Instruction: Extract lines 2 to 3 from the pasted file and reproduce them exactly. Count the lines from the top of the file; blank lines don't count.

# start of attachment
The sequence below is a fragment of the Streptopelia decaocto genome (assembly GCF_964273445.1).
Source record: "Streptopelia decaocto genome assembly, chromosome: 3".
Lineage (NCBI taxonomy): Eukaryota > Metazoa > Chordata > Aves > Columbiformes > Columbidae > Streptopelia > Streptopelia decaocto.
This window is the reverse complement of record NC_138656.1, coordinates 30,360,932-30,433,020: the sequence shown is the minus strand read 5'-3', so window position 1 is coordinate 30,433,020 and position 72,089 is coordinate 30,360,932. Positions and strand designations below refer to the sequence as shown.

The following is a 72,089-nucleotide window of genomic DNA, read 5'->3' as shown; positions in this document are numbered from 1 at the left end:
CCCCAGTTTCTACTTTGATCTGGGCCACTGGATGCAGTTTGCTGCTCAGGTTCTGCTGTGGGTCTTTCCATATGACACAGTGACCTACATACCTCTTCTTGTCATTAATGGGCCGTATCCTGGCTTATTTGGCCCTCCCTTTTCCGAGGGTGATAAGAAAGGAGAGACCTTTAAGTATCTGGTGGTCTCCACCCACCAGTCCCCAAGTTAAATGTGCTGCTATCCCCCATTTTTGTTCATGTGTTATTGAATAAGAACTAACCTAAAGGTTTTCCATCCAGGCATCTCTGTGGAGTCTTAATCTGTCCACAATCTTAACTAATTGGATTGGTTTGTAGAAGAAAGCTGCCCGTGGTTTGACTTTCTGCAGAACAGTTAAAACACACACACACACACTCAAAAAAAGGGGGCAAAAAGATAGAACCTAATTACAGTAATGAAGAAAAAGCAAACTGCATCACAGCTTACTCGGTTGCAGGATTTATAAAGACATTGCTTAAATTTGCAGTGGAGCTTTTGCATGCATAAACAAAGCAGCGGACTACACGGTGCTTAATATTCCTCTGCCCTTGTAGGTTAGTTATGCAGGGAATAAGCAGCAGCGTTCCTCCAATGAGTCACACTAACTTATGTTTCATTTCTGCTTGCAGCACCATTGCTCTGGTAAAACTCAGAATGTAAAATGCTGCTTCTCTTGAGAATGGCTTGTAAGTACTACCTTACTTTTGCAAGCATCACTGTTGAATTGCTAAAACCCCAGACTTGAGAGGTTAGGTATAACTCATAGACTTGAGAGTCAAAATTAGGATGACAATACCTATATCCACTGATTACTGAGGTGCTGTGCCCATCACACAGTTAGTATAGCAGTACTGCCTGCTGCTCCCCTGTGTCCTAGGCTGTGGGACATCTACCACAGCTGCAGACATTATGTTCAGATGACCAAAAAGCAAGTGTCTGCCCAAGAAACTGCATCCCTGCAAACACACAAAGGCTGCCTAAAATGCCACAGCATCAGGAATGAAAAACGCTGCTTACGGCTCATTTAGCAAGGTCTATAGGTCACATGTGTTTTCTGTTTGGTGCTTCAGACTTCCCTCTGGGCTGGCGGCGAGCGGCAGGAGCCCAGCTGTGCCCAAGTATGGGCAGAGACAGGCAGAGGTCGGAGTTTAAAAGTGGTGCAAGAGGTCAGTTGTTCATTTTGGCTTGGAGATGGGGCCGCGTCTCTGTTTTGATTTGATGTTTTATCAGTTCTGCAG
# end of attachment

Source record: "Streptopelia decaocto genome assembly, chromosome: 3".
Lineage (NCBI taxonomy): Eukaryota > Metazoa > Chordata > Aves > Columbiformes > Columbidae > Streptopelia > Streptopelia decaocto.